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Following in the footsteps of fictional character Doc Ford in Sanibel and Captiva, Fla.

Patti Nickell, Lexington Herald-Leader on

Published in Travel News

If Cabbage Key seems straight out of "Gilligan's Island," its neighbor, Useppa, could be "Fantasy Island." Useppa has been a resort for the privileged set since the latter part of the 19th century, and today is home to a private club, the Collier Inn, as well as elegantly appointed villas set in manicured gardens.

Listed on the U.S. Register of Historic Places resulting from its archaeological significance, access is by a resident's invitation, or on a daily cruise offered by Captiva Cruises. Do sign up at as lunch at the picturesque Collier Inn is a must. The food is first-rate and the upper-class atmosphere is in direct contrast to the rough-and-tumble Cabbage Key.


Randy Wayne White has the rugged, grizzled appearance of the fishing guide he once was when he walks into Doc Ford's Rum Bar & Grille overlooking the marina in Captiva. I'm here to interview White and discover the evolution of Doc.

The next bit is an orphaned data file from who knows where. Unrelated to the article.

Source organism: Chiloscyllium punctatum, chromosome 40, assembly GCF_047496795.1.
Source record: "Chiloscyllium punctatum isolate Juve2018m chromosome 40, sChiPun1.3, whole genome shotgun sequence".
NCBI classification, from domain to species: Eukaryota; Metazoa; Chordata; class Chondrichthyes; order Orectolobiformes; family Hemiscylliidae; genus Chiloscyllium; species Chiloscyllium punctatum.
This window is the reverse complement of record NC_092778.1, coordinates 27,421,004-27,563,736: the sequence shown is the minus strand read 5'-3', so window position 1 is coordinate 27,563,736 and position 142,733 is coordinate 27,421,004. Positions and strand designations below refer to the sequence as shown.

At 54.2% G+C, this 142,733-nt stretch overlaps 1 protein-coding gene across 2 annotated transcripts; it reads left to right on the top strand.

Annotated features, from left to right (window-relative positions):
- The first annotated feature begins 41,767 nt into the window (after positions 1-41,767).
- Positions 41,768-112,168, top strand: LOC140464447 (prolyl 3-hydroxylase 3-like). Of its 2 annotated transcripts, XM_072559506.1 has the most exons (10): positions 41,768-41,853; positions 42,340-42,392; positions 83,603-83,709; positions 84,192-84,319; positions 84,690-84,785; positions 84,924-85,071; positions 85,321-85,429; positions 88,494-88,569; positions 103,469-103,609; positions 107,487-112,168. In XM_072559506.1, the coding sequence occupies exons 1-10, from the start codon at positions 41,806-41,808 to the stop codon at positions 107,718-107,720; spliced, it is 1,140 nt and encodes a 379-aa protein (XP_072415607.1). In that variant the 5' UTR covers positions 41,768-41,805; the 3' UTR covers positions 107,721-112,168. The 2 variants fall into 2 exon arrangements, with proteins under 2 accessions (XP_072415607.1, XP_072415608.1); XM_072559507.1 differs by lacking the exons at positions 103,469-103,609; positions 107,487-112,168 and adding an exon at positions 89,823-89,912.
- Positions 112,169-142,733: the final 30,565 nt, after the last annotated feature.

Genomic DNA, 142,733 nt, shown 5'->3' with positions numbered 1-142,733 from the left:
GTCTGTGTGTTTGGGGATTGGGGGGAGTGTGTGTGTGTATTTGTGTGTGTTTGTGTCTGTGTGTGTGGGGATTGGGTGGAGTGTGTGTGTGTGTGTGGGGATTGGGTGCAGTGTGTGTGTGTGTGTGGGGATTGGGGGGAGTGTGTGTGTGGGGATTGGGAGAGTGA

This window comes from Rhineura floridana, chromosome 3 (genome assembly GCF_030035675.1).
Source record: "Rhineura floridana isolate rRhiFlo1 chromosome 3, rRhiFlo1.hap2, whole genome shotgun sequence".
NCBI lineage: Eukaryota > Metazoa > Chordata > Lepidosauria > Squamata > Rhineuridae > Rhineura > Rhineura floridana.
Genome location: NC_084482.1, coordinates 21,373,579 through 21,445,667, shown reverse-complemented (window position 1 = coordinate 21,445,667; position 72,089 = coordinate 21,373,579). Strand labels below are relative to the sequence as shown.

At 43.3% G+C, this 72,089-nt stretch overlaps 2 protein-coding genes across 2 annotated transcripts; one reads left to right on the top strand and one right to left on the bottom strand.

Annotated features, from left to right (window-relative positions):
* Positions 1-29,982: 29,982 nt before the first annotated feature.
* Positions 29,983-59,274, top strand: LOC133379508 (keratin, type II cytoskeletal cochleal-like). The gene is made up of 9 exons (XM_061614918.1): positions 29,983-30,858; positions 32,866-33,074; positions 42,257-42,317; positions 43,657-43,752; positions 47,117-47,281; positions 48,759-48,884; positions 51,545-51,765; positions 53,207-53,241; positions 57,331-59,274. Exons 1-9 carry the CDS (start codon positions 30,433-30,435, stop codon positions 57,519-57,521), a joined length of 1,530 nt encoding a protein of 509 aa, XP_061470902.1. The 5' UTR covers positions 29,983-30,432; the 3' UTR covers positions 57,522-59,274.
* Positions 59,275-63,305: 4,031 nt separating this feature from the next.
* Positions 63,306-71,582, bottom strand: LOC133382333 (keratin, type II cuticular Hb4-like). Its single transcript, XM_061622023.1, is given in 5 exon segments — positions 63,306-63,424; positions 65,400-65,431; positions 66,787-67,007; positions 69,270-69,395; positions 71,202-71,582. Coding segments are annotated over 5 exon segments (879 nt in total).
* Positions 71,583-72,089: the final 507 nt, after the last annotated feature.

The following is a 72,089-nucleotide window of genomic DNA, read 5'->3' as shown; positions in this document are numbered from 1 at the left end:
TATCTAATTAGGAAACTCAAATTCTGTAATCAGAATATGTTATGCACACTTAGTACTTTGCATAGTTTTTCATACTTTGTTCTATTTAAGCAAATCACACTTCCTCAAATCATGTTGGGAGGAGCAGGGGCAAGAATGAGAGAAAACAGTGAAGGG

He settles into a chair and begins explaining how he was simultaneously working as a reporter for the Fort Myers News Press and taking out fishing parties (he has some 4,000 charters under his belt) when he came up with the idea of Doc Ford and his crony Tomlinson, or as he describes them, "Doc, linear and pragmatic, and Tomlinson, purely spiritual."

He published his first novel, "Sanibel Flats," in 1990, and today is working on his 25th featuring Ford and company. As southwest Florida assumes the role of a character for White in the same sense that Louisiana's bayou country does for James Lee Burke and California's Monterey Coast did for John Steinbeck, I ask him what places does he most associate with his novels.

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"Well, there's (semifictional) Dinkins Bay," he says, "standing in for the real Tarpon Bay, a distinctive tapestry of mangroves, estuaries and prolific Calusa remains, mostly ancient shell mounds.

"He also knows Pineland Marina on Big Pine Island well," White continues, "This is the gateway to the islands of Boca Grande, Useppa and Cayo Costa."

White says he used the few remaining stilt houses in the waters of the Sound (which can be seen on boat excursions) as a model for Doc's combination home and laboratory.

During our conversation, White is easy and relaxed, intent on explaining the appeal of Doc and the unspoiled Florida landscape he wants to protect.


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